Tents and Malaria
The tents in which we lived and slept were sited on what been paddy fields. They were square in shape and held six. The sides could be rolled up. Coarse matting covered the bare ground. There was no electricity and we had no light after dark. We slept on our biscuits 1 on metal bed frames and under mosquito nets. We assembled the bed by placing three or four wooden slats length ways and putting the biscuits on top. This arrangement provided a home for more pesky insects, bed bugs, that lived between the biscuits and boards.
Lo Wu and all the New Territories were malarial areas and after sunset the mosquitoes became a persistent nuisance. Many other peculiar insects, flies and bugs, too many to count, plagued us. All in all it was a little rough.
Apart from our ‘boxes soldier’ – a kind of foot locker – and orange boxes which we scrounged to put at our bedsides as a makeshift, there was no furniture or other comforts in the tents. I noticed, as I had before in the early days at Oswestry, that those who had been in the Boy Scouts and done some camping adapted more readily to this life under canvas.
At first I didn’t mind it at all. It was always a pleasure to lie in bed and with the tent walls rolled up look at the stars. On hot humid nights it was pleasant enough to have a breeze through the tent. It was not so pleasant when in the middle of the night there was a tropical downpour and the walls had to be lowered. The worst part was finding a mosquito in the net and having to hunt it down for some peace before one could sleep.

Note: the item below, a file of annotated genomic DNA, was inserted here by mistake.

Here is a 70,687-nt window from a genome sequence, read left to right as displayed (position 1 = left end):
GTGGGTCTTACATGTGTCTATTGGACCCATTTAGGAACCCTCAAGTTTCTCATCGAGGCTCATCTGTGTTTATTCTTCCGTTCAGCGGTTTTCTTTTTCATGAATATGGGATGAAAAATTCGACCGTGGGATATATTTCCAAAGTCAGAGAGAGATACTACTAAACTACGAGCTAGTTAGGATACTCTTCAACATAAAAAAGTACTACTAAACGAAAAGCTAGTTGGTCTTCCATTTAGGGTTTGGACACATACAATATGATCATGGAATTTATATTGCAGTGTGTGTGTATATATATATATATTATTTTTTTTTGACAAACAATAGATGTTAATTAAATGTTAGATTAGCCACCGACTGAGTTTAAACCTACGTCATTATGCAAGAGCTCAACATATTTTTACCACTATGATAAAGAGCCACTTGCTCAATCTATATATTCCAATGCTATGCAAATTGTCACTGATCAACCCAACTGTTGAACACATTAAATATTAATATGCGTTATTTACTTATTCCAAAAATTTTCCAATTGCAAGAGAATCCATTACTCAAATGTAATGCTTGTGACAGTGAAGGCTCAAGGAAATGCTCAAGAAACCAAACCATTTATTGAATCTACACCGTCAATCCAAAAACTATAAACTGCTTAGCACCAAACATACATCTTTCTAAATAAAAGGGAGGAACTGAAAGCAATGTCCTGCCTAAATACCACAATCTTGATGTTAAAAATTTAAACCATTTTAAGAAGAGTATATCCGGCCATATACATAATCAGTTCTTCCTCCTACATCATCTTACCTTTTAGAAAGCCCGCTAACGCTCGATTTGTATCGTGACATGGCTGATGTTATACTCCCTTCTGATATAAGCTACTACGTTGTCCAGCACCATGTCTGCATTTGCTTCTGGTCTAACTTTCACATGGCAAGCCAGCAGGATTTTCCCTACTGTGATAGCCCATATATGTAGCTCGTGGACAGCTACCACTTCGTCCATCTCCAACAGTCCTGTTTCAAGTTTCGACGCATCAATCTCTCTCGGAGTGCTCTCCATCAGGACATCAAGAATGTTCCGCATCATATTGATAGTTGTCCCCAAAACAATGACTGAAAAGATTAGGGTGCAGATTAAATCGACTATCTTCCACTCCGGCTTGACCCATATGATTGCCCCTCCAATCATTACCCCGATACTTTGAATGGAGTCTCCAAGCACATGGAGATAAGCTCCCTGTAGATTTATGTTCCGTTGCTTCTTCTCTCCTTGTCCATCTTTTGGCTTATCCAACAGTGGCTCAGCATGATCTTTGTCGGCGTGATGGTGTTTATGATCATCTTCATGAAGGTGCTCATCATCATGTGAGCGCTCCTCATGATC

The routine in camp was Reveille at 6 am, then a wash and shave either at the ablutions a long walk away or if the water was off there out of a mess tin outside the tent, paludrine parade, where to combat malaria under the sergeant’s eye one was given and then had to swallow a paludrine pill, a walk to the cookhouse of about a ¼ mile for breakfast at 7 am and then parade at 8 30. If in camp we finished around 4 pm and then we made up our beds putting our mosquito nets up. Dinner was between 5 and 6, and by 6pm long trousers had to be worn and jacket sleeves rolled down to prevent the mosquitoes biting. After that if not on guard or duty, there was no where else to go, or little to do other than a visit to the Naafi, and I noted I was generally in bed by 9 pm.